Hello everyone. I’m back state-side. My vacation was perfect, but I came home to a very difficult and unfortunate situation, which is why there was no activity on this site last week. For the past 15 years, I’ve had the pleasure and honor of having a little black cat as my constant shadow. I lost her last Tuesday, and I’ve been trying to find my way ever since. Suffice it to say I haven’t really felt motivated to do much of anything (other than eat ice cream). I promise to post the photographs of the St. Bartholomew Festival soon. Until then, I wanted to leave y’all with my most recent indie review. I read “Run” by Becky Johnson during one of my quiet afternoons in Mallorca.
“Run” by Becky Johnson is a fast-paced, heart-pounding, visceral journey that takes the reader from distant observer to unwilling prey in a harrowing 126 pages. The first thing I should note is that I don’t normally enjoy first-person narrative and my genre preference very rarely leads me outside of the fantasy or paranormal realms, but neither predisposition (usually deal breakers for me) were an issue with this book. The first-person narrative was not only enjoyable but imperative to the experience, and the storyline was so gripping that I quickly lost track of my usual need for something otherworldly.
The book opens with our narrator and main protagonist, Charlotte Marshall, struggling to find her muse. Under contract for her third book, with looming deadlines and only a blank page to show for it, Charlotte suddenly recalls a news story from 20 years before. This seemingly innocent recollection leads Charlotte, and the reader, down the proverbial ‘rabbit hole’, setting off a 26-day chain of events that will change Charlotte’s life forever.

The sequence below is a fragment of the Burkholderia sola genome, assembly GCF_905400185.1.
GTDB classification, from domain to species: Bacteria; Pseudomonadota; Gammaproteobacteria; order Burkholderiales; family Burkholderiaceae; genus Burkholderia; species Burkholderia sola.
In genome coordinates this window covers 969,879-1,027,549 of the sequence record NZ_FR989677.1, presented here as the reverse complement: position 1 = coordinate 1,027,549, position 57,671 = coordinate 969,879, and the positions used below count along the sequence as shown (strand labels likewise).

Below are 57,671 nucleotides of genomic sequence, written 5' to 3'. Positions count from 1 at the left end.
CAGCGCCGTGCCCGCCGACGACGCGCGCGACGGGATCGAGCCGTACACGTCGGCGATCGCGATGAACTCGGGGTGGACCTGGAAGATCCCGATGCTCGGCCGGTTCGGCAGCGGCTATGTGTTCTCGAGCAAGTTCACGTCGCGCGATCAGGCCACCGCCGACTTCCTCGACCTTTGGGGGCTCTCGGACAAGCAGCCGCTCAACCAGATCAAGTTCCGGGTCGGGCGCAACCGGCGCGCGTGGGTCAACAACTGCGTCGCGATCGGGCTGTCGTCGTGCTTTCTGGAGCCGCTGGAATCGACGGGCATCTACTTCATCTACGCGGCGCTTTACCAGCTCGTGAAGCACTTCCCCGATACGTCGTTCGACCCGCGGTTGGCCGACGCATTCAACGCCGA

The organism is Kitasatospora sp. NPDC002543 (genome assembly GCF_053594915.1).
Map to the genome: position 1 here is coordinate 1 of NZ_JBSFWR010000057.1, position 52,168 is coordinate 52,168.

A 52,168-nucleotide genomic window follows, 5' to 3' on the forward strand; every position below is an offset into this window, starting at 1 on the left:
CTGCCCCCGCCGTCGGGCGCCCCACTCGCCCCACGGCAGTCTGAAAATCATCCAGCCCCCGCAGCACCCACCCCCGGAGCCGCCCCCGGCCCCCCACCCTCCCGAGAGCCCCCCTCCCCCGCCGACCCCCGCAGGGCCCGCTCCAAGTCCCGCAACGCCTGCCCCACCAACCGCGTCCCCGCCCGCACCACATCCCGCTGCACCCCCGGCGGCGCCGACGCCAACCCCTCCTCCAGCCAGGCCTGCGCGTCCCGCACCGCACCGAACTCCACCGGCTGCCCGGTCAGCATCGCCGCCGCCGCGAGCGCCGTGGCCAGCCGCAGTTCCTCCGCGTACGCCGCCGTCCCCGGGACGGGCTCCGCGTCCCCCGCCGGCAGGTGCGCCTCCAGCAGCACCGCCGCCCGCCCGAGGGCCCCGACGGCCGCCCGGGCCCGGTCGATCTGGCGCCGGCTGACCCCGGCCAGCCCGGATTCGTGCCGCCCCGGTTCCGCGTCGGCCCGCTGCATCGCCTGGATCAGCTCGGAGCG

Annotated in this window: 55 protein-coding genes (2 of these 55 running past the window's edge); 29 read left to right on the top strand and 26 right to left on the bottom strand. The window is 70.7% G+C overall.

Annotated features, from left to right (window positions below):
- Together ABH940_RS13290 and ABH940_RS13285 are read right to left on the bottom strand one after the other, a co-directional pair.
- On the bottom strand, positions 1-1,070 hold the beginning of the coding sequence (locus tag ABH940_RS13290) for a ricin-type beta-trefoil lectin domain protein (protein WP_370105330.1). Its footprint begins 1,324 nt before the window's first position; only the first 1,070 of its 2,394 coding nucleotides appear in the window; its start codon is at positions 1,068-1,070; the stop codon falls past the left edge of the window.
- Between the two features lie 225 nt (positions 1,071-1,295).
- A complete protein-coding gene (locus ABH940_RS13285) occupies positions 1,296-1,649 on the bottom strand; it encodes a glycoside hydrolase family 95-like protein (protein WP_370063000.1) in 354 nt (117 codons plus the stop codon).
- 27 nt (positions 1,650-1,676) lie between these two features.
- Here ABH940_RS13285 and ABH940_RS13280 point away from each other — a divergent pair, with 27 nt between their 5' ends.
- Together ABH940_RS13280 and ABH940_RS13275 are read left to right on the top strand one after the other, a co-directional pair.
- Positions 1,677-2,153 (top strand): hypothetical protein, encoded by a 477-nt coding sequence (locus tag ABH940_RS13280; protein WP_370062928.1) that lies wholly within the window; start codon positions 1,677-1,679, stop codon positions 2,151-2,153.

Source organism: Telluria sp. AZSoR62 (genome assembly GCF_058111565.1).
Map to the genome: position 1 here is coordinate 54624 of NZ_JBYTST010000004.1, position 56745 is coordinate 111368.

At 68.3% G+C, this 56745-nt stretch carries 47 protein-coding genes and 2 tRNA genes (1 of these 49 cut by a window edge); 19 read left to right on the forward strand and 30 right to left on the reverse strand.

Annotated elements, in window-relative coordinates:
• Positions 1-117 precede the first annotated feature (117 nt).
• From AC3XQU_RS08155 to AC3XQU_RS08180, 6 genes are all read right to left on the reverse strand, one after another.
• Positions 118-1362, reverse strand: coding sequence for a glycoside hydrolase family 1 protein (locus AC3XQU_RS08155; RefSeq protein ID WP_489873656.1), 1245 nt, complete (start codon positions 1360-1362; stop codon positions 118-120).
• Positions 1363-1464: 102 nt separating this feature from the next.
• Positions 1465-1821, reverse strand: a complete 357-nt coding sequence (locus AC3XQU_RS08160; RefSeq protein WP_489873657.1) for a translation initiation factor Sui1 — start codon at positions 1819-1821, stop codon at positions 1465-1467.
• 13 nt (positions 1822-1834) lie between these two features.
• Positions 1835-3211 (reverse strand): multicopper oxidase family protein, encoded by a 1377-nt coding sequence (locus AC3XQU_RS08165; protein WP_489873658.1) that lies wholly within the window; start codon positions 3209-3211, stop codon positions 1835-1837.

As a reader, I really enjoy being pleasantly surprised. “Run” did that and more. I had no idea what to expect when I began reading, but once I started I couldn’t put it down. The narrative drew me in completely, and I was determined to see it through as fast as I could. What I loved most about the journey was Charlotte’s quick thinking (lord knows that with those odds, I wouldn’t have been able to put two coherent thoughts together) and the book’s ending. As someone who spent several years as a prosecutor, I really appreciated the way Becky Johnson chose to end her story. In fiction as well as real life, we often forget about the scars left behind after a story ends.